Two dreaded words no leader wants to hear.
Companies today are facing a plethora of challenges. While companies still feel the pain of the pandemic, many also face stiff headwinds from economic turbulence. Additional belt-tightening following the stress of the past two years promises difficult times ahead.
While many companies are throwing their hands up in wonder, employees are doing the same. Today, employees are re-evaluating what is important. Workplace culture and conditions are high on the top of the list. But it is not just the employees who are finding themselves at crossroads. Recent studies indicate leaders are also considering resigning at an alarming rate.
What’s worse? Organizations are losing top talent while retaining those less productive (negative attrition). These talented and productive employees are organizations’ lifeline, and their loss leaves a void difficult to fill. Efficiency, knowledge, energy, and attitude are all affected when highly skilled employees resign.
With all of the emerging anti-work trends, including the great resignation, quiet quitting, quiet firing, and more, all is not lost. It is during times of crisis that skilled, effective leadership becomes essential. Skillful leadership extends beyond executive leaders. Middle management leadership is even more impactful because of the number of employees they influence.
With a firm grasp of the challenge as it exists today, let’s turn our attention to solutions.
While organizations may view leaders and employees as separate and distinct, the strategies for re-energizing both groups are surprisingly similar.
Here are five strategies organizations can use to lessen damaging negative attrition by leaders and staff.
- Socratic Questioning
Leaders are accustomed to showing up and providing solutions. Most leaders will immediately begin to formulate the fix when presented with a challenge. There is a benefit to the company and the team when leaders shift to a culture of asking questions.
We collect mounds of data. Yet, not all of it is useful. The Greek philosopher Socrates aimed to solve this by asking a series of questions. Socratic questions are open-ended questions focused on eliciting information and reflection. When applied to the workplace, it creates a shared dialogue between leaders and employees. The Socratic method assumes both are responsible for pushing the dialogue forward through questioning, and in the process, each participates and contributes to the outcome.
Socratic questioning can reach a level of depth unlikely with other methods, such as standard surveys. It goes beyond asking the right question to asking a series of questions that will educate, enlighten, and inspire. The key characteristics of Socratic questions are concise, directed, focused, open and neutral questions.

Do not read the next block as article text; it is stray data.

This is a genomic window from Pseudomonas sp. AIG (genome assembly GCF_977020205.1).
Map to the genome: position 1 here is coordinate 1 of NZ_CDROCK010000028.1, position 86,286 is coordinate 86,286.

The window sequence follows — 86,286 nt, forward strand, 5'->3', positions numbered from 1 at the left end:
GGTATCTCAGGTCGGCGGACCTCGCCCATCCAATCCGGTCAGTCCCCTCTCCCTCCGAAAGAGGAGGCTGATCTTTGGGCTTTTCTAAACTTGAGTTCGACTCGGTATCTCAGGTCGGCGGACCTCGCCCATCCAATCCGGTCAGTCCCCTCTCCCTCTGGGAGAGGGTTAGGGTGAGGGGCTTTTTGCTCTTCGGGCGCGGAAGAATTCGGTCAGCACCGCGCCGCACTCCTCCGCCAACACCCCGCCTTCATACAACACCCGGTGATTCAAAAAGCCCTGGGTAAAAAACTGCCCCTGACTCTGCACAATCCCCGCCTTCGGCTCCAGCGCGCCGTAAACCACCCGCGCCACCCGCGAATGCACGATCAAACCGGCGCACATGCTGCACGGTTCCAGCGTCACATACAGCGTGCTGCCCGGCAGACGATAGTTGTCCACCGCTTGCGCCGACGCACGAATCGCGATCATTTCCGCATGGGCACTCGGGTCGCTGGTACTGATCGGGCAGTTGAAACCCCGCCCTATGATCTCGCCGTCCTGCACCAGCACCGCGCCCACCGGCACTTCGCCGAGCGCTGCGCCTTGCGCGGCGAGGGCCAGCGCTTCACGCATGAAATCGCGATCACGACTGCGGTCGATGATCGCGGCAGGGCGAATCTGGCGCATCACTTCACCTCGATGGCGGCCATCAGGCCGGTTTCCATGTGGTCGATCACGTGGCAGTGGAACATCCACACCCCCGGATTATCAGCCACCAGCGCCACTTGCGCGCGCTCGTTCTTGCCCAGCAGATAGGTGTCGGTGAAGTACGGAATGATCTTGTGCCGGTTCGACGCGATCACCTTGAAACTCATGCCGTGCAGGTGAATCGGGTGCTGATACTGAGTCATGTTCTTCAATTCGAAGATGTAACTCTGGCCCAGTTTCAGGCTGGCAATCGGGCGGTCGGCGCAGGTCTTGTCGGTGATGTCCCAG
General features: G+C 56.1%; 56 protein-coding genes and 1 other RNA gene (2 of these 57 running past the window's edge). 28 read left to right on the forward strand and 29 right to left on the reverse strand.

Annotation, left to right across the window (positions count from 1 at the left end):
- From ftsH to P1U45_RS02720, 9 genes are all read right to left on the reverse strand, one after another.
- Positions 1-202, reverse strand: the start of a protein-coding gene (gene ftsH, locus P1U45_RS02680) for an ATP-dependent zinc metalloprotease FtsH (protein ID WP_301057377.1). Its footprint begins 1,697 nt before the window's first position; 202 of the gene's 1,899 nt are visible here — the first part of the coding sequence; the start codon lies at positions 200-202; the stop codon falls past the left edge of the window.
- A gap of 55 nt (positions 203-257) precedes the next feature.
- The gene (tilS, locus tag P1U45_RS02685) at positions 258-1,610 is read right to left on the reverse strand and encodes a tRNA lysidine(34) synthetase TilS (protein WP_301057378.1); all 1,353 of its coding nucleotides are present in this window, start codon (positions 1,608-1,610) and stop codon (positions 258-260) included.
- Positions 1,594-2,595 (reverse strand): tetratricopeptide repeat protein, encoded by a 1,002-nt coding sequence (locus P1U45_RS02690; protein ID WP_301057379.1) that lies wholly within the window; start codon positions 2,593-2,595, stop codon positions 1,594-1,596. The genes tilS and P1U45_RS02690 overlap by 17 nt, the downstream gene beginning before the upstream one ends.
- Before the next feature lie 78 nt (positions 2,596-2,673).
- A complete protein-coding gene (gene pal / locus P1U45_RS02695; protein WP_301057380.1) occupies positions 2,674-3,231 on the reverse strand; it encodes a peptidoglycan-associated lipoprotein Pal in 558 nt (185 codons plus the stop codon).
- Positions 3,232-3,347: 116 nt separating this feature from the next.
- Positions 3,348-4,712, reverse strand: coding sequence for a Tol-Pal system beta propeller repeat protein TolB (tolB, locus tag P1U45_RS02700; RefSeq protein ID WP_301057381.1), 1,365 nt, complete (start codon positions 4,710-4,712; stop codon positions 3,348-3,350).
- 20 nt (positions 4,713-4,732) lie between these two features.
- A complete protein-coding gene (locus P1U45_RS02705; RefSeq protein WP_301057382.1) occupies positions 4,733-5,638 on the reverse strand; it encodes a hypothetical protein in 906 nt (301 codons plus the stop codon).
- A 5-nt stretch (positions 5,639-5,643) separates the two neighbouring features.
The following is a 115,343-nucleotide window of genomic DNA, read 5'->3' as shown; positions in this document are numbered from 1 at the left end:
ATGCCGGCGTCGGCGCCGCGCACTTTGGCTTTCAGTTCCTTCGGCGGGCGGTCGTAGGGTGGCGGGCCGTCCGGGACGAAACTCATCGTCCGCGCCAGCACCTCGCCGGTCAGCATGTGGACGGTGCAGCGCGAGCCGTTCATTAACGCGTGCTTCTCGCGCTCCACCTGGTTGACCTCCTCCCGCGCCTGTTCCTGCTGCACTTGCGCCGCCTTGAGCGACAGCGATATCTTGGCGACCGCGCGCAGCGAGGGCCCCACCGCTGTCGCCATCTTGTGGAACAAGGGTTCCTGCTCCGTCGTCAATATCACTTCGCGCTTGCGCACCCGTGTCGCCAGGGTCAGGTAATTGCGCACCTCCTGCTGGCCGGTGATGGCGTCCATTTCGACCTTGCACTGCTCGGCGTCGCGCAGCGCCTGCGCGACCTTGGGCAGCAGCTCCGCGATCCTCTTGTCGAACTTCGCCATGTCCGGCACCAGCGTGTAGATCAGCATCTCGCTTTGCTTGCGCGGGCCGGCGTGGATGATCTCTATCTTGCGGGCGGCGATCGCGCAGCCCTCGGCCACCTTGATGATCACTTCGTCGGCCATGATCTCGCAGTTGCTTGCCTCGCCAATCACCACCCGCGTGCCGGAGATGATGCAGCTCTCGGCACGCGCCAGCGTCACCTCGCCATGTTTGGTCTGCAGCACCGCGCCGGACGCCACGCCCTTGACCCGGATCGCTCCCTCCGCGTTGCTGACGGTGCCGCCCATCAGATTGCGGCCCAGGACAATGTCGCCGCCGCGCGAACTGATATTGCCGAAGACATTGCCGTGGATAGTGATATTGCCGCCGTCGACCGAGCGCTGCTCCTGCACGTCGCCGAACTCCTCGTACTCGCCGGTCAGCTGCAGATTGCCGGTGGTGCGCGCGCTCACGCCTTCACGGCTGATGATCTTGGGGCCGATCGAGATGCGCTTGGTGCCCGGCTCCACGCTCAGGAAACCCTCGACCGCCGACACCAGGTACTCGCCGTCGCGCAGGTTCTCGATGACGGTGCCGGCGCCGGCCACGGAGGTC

The art of using Socratic questions includes the foundation of a shared dialog. This engaged discussion does not assume that one side has the answers. Additionally, it does not frame the discussion to suggest there is a right or preferred answer. This is a discussion and not an inquisition. Coaching leaders on effective questioning can be transformational. Yet, like any skill, it requires practice, and practice takes time.
- Collaborative Solutions
Years ago, I learned an important lesson as a young healthcare leader. We had a problem. Someone was eating lunches brought from home by other team members. We couldn’t believe it. A few of us put our heads together and devised a solution. While it was a solution, the team did not receive it well. Why? It wasn’t collaborative. We did not involve the team in co-designing the solution.
In his book, Collaborative Path, Patrick Aylward shared this equation:
Collaboration = Better Solutions + Stronger Relationships.
As leaders, everything we do eventually goes back to communication and relationships. When we commit to collaborative solutions, the result is positive for everyone involved.
The information you’ll uncover with Socratic questioning is the perfect segway into developing solutions together. There is, however, a difference between collaboration and cooperation. I heard this message clearly when Patrick Aylward, the author mentioned above, appeared as a guest on The Coffee with Rhonda Show. He went on to explain the difference between cooperation and collaboration.
Although not as artfully as he stated, he described it as something like this. In cooperation, both parties come to the table with a goal. Each party may have different goals based on their interests, and they proceed to engage with their interest in mind. When this happens, one often tries to convince the other to see things from their viewpoint. With collaboration, each party is focused on the same goal. They set their personal interests aside, and both come to the table with open hearts and minds to develop the solution together.
I often see cooperation in solutioning but very little collaboration. When you bring everyone to the table without preconceived solutions, there is space to innovate and consider the what if’s that emerge from stimulated and spontaneous discussion.
- Workload Adjustments
“Just because you’ve always done it doesn’t mean that is how it should be done.” This is a challenge I explore with leaders struggling to break away from the current processes that have brought them to their current level of success. Yet, “what got you here, won’t get you there” is an apt quote in this situation.